Synchronicity Theatre’s new production of the musical “A Year With Frog and Toad,” based on the children’s stories by Arnold Lobel, is currently playing through Dec. 30 at the 14th Street Playhouse.
It is a charming paean to the transforming power and beauty of true friendship, and it could not be more timely or welcome. Its color and fancy will appeal not only to children but also to young-at-heart adults, who will appreciate its universal themes of love, patience, companionship, and the sheer joy of being alive in a beautiful world. (Isn’t it interesting how quickly “children’s theatre” can become quite profound?)
In scenic designer Rob Hadaway’s delightful sylvan setting we find that Frog (Bryan Mercer) and Toad (Spencer G. Stephens) are hibernating in their separate dens, both dreaming of the joys of friendship, their own cozy lives, and spring, which is “just around the corner,” as they sing to themselves.
As they wake up (which is difficult for Toad because he just broke his alarm clock), they meet and greet and discuss what adventures are on the horizon. Toad confides that he’s a bit sad because he never receives any mail.
But what are best friends for? Frog writes Toad a charming letter and asks his pal Snail (Chris Brent Davis) to deliver it. But they don’t call it “snail mail” for nothing: Snail runs into all kinds of obstacles and delays; meanwhile Frog continually asks Toad, “Have you got any mail today?” To which Snail sadly replies “No. I just never do.” Patience: “All good things to those who wait,” as someone said.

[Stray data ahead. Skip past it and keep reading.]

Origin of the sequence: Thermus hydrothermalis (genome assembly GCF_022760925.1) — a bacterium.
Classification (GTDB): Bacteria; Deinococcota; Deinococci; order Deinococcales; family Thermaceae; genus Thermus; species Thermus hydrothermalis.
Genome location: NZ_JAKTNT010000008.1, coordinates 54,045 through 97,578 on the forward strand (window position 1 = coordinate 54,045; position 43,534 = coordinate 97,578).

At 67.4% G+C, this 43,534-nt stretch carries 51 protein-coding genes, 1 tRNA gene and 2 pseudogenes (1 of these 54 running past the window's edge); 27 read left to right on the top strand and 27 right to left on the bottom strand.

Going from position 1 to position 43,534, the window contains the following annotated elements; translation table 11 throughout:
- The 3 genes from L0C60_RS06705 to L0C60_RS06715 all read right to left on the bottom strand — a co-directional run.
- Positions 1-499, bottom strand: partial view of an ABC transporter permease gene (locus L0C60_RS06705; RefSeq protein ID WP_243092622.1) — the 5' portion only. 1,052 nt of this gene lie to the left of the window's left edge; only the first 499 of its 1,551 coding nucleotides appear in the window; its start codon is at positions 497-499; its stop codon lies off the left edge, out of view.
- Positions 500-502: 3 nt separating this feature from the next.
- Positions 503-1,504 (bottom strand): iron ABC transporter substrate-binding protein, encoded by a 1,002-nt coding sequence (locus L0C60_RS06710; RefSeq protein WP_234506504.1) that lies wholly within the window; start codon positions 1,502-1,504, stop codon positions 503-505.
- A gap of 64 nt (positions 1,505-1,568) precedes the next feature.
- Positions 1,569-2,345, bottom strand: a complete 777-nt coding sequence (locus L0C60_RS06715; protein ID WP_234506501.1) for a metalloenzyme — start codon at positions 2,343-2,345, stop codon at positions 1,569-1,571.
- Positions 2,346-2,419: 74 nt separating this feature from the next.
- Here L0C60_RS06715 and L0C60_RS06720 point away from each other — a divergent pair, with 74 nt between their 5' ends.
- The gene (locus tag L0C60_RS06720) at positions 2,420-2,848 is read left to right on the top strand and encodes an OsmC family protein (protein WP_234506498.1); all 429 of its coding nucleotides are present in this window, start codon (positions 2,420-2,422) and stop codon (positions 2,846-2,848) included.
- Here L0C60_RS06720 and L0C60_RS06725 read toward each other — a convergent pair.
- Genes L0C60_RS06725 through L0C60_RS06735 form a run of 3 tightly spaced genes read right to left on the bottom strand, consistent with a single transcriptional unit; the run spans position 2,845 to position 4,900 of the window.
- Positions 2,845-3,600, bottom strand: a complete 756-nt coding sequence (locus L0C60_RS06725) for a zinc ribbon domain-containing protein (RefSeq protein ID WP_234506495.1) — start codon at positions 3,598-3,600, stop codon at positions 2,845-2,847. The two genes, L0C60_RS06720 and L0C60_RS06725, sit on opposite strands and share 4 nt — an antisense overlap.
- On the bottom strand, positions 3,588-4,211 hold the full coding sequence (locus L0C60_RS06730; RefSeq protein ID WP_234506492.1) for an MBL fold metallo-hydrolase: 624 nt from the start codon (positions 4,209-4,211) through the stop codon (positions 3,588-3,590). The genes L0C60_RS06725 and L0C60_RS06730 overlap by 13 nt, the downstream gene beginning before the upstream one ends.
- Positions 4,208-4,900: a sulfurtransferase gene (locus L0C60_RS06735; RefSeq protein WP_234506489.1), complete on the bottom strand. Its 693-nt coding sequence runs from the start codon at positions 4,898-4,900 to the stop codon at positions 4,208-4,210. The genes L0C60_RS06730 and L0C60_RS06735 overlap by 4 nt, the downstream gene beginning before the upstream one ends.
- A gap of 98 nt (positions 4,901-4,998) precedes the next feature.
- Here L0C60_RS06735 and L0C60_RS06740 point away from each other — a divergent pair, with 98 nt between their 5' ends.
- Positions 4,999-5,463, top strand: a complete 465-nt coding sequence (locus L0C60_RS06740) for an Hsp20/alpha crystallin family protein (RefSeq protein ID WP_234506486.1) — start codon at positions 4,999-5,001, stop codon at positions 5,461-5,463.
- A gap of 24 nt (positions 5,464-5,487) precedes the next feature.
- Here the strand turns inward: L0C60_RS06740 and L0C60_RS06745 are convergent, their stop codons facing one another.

There are some amusing vignettes along the way: Toad thinks he looks funny in a bathing suit; Frog explains that being alone is not the same as being lonely, because he likes to meditate. There are some kites that won’t fly (at first); some risks that need to be taken (like sledding); and some ghost stories which serve to illustrate the futility of most fear.
There is a mouse (Denise Arribas) and a turtle (Janee Ann Smith) to keep the action stirring. All three of these actors (including Mr. Davis) play multiple parts; they also sing well, especially Mr. Davis, who has a fine, flexible voice that should serve him well in the theatre.
The stories and songs are witty and fun without patronizing either children or adults. The sound design (Preston Goodson) is excellent; I think the musical accompaniment is prerecorded, but it works perfectly. You’d be surprised how rare perfect sound is in theatre these days; but that’s another story.
Director Clinton Wade Thornton does a fine job in coordinating all the elements to make everything look smooth and easy—just what good directors do.
The heart of the play, of course, is Frog and Toad themselves; they perform a virtual treatise on the art of friendship, and we clearly see that it is arguably life’s greatest gift. Mr. Mercer and Mr. Stephens are both funny and moving.
Truthfully, “Frog and Toad” is a play more fully enjoyed if you’ve got children with you. But those wonderful life lessons serve as lovely reminders for us all.
For tickets and information, visit synchrotheatre.com.